Voting 101


Tuesday morning, hundreds of people in Central Illinois will be heading to their polling place. It may be your first time voting or you could be a seasoned voter, whatever the case is, casting a ballot can be somewhat nerve-racking.

Linda Curtin, the Christian County Clerk said, once you're issued a ballot the process is not that difficult.

"They'll come to the booth. They'll darken an oval next to the candidates name that they want to vote for. They don't have to vote every race if they don't want to," Curtin said.

There are more candidates then usual this election so do not forget to flip over your ballot.

When the voter is finished, "then they will go to a ballot box. The judges will have given them a privacy sleeve to cover up all their votes. The judges are just going to want to see the initials that the judges put on the ballot when they first issued it and then the voter inserts the ballot into the machine," added Curtin. 

However, it is a chance the machine will reject your ballot.

"Sometimes people can do what they call a spoiled ballot," she said. That's when you vote for more candidates than you are required to or "sometimes on the paper ballot, people accidentally make a mark with a pen and the machine is sophisticated enough it recognizes that."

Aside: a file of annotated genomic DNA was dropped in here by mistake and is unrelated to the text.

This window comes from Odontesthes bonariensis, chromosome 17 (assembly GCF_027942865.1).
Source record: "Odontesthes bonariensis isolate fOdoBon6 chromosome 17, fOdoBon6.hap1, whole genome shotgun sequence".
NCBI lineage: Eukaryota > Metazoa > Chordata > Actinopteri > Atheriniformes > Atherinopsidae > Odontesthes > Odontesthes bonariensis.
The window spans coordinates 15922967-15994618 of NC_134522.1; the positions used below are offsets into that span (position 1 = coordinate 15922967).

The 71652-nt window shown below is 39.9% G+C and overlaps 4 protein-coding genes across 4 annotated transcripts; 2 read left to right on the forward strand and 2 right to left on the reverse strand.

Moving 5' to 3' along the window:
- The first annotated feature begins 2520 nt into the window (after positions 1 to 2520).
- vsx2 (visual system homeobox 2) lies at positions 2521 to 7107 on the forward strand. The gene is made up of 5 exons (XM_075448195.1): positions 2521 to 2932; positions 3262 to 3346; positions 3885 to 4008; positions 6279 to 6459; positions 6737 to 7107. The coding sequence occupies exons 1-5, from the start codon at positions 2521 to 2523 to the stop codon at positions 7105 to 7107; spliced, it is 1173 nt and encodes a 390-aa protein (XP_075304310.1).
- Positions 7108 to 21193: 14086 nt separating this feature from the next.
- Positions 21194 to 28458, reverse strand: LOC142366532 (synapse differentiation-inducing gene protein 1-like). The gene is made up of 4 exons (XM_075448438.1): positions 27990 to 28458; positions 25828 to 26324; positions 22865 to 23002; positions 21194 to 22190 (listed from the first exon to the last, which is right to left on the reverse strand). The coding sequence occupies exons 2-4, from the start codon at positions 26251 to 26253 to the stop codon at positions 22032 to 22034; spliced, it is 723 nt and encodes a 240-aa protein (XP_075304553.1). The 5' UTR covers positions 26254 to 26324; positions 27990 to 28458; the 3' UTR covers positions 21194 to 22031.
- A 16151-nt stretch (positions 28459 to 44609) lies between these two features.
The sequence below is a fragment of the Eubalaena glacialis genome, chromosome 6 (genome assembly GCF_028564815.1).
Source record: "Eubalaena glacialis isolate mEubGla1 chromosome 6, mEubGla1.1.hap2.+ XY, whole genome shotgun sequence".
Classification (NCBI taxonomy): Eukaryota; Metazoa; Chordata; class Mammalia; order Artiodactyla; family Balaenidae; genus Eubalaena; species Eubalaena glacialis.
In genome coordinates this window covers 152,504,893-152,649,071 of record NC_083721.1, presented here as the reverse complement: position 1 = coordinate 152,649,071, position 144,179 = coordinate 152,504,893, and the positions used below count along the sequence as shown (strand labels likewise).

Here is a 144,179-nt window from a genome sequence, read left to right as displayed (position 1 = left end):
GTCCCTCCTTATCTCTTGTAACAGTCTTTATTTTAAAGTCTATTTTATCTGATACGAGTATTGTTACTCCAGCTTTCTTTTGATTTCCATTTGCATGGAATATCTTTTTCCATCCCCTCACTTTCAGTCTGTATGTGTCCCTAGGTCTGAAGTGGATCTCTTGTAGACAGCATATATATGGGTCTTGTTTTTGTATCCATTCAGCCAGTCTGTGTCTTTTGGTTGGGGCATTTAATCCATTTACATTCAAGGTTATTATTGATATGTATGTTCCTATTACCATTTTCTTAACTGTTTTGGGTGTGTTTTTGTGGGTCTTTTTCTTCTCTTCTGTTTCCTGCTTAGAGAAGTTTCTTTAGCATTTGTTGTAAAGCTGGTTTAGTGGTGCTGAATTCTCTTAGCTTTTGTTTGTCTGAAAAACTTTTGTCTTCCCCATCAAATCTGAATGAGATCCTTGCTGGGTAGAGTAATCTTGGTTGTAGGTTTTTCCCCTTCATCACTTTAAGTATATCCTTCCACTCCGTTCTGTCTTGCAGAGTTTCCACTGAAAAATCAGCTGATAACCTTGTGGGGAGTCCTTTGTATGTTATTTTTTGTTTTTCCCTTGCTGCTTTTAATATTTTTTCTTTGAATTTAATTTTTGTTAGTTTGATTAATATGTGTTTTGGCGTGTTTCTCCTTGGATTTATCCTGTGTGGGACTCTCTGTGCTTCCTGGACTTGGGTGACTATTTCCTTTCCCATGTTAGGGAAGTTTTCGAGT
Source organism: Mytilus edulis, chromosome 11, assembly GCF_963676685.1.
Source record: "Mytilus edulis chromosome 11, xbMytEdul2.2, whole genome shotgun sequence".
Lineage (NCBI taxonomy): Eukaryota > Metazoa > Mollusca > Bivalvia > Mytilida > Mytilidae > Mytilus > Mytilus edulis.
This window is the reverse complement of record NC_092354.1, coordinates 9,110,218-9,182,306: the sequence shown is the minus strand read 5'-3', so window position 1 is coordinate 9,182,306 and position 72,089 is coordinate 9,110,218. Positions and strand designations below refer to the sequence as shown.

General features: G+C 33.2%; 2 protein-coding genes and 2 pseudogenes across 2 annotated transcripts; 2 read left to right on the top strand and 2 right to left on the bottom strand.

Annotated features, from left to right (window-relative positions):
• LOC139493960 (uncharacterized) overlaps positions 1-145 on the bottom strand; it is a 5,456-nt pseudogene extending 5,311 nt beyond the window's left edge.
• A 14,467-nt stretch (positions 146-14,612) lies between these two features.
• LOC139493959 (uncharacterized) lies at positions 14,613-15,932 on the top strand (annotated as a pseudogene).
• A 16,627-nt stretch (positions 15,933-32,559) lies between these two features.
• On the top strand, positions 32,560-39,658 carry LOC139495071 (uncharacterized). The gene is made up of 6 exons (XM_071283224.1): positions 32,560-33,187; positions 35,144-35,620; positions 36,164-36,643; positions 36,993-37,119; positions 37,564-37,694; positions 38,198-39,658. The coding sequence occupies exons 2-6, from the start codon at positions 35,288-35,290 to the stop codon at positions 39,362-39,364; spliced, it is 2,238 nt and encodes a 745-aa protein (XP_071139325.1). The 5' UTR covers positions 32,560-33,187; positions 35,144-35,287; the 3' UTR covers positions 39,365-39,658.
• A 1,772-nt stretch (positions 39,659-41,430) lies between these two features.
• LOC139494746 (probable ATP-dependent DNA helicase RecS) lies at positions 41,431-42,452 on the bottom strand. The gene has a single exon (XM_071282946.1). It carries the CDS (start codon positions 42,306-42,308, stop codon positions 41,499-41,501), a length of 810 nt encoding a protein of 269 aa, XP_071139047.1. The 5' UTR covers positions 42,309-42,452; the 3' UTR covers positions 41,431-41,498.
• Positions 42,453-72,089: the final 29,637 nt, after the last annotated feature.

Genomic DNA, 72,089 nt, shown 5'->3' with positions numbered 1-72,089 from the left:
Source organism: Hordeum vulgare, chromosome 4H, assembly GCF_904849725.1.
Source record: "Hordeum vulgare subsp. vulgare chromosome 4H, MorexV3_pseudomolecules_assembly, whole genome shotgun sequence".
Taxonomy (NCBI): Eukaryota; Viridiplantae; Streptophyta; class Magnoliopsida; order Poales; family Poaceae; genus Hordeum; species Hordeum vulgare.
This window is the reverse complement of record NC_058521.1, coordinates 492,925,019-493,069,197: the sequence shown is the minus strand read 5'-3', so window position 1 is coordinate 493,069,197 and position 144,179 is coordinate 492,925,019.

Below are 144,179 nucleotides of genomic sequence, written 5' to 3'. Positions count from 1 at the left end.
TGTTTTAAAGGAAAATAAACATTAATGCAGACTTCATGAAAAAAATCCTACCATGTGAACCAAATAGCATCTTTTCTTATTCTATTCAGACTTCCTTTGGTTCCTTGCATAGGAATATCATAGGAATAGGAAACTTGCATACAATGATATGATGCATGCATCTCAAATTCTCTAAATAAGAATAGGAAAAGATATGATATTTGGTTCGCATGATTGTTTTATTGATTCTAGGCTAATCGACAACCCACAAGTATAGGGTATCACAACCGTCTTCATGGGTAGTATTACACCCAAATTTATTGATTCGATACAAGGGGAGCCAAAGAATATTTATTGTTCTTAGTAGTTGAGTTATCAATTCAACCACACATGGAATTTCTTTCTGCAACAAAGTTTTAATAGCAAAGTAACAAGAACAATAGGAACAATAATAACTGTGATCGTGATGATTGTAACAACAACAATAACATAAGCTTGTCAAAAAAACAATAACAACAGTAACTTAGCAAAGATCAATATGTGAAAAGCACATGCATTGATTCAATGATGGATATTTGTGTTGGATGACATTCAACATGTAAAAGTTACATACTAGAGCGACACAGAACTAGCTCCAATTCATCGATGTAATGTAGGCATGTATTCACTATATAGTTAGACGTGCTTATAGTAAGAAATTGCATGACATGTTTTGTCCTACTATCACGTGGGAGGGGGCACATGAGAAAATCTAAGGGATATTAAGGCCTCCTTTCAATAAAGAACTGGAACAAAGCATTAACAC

If that happens, you will just get a new ballot and start over.

If the voter does not want to mark-in a candidate on an old fashioned ballot, the touch screen machine is another option.

"On the touch screen you can enlarge the text for someone that has a vision problem. If there is someone that is totally blind, we have ear phones and a key pad and that ballot is actually read to those people," Curtin replied.

It's simple and efficient.

Once you're satisfied with your votes, Curtin said, "you hit that cast button and all those results go up into a canister that's locked with a seal."

Also, if a voter has an issue, the judges are trained to help with those problems.

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